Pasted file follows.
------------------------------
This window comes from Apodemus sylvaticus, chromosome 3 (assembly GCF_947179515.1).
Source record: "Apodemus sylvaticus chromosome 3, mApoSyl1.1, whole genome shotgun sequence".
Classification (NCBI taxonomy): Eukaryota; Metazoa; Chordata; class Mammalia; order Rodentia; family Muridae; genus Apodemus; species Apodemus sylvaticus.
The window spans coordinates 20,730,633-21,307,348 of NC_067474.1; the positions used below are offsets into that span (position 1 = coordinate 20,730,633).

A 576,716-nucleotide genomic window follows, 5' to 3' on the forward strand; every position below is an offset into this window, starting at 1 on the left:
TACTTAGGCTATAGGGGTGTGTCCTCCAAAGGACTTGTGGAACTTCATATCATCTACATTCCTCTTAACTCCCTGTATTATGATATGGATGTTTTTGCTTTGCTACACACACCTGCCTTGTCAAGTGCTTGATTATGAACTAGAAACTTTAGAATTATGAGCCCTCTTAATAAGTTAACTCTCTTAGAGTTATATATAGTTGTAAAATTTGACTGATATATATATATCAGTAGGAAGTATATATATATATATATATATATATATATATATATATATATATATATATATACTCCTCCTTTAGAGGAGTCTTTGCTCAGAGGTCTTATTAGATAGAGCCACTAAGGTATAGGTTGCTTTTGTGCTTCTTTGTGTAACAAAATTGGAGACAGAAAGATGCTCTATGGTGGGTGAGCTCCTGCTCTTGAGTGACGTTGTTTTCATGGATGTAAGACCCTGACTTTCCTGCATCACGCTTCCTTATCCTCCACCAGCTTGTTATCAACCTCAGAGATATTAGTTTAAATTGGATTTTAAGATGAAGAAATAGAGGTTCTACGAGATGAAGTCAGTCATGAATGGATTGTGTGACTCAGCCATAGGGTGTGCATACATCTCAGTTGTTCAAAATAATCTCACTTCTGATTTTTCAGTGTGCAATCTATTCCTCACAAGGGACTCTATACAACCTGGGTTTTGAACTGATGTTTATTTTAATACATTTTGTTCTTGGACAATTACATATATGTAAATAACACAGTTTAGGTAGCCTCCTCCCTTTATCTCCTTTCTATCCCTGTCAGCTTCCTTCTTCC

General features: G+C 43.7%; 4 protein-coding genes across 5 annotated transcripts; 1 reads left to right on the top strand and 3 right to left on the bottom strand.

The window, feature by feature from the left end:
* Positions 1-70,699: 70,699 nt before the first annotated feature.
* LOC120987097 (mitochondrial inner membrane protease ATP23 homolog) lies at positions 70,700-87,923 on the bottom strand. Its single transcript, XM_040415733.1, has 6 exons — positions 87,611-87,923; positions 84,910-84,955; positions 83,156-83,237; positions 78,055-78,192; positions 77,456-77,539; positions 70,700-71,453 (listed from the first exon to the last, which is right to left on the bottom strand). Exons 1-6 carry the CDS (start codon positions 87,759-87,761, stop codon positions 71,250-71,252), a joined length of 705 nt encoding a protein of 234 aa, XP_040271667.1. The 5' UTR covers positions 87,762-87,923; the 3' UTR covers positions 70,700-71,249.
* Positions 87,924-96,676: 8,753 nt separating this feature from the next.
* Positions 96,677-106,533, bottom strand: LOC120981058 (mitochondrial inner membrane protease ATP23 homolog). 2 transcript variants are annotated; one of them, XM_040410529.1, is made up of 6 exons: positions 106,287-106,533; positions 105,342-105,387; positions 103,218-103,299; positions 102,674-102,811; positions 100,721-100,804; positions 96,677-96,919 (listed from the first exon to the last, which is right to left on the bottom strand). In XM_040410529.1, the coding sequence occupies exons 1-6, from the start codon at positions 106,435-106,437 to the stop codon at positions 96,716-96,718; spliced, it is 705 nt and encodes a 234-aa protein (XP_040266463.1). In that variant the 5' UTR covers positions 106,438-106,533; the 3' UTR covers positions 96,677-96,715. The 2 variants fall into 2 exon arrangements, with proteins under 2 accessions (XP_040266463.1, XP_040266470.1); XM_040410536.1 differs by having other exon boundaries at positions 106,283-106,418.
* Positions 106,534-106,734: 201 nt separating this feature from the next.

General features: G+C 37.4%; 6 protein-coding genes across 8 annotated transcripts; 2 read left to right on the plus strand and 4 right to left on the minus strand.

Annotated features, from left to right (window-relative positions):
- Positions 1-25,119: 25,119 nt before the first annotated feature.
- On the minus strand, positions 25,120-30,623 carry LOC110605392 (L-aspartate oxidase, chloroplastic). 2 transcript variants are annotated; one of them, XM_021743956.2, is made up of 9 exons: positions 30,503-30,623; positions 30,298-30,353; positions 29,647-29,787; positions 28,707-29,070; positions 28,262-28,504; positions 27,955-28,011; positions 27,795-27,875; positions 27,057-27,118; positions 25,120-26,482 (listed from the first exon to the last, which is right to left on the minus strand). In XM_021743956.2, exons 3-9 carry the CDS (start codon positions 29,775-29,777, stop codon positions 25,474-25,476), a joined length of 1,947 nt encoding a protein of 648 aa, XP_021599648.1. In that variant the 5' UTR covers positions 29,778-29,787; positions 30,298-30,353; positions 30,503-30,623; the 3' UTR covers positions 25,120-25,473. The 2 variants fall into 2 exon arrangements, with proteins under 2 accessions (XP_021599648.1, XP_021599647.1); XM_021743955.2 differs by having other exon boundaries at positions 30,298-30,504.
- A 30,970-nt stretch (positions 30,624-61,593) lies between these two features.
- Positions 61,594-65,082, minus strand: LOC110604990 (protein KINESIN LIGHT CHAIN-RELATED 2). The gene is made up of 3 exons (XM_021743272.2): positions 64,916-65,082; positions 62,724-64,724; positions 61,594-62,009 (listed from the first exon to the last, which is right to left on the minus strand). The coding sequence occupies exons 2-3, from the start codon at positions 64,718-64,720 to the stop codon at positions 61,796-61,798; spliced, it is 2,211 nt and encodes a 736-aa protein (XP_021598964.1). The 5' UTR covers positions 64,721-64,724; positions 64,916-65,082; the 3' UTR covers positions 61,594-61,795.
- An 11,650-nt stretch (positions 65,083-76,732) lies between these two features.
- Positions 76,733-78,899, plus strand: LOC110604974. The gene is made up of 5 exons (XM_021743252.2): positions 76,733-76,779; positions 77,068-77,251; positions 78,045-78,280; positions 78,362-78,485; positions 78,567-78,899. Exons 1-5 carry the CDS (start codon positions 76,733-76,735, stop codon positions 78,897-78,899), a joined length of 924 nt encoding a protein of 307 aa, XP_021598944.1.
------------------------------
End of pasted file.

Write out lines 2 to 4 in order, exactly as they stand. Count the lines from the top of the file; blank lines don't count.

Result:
Source record: "Apodemus sylvaticus chromosome 3, mApoSyl1.1, whole genome shotgun sequence".
Classification (NCBI taxonomy): Eukaryota; Metazoa; Chordata; class Mammalia; order Rodentia; family Muridae; genus Apodemus; species Apodemus sylvaticus.
The window spans coordinates 20,730,633-21,307,348 of NC_067474.1; the positions used below are offsets into that span (position 1 = coordinate 20,730,633).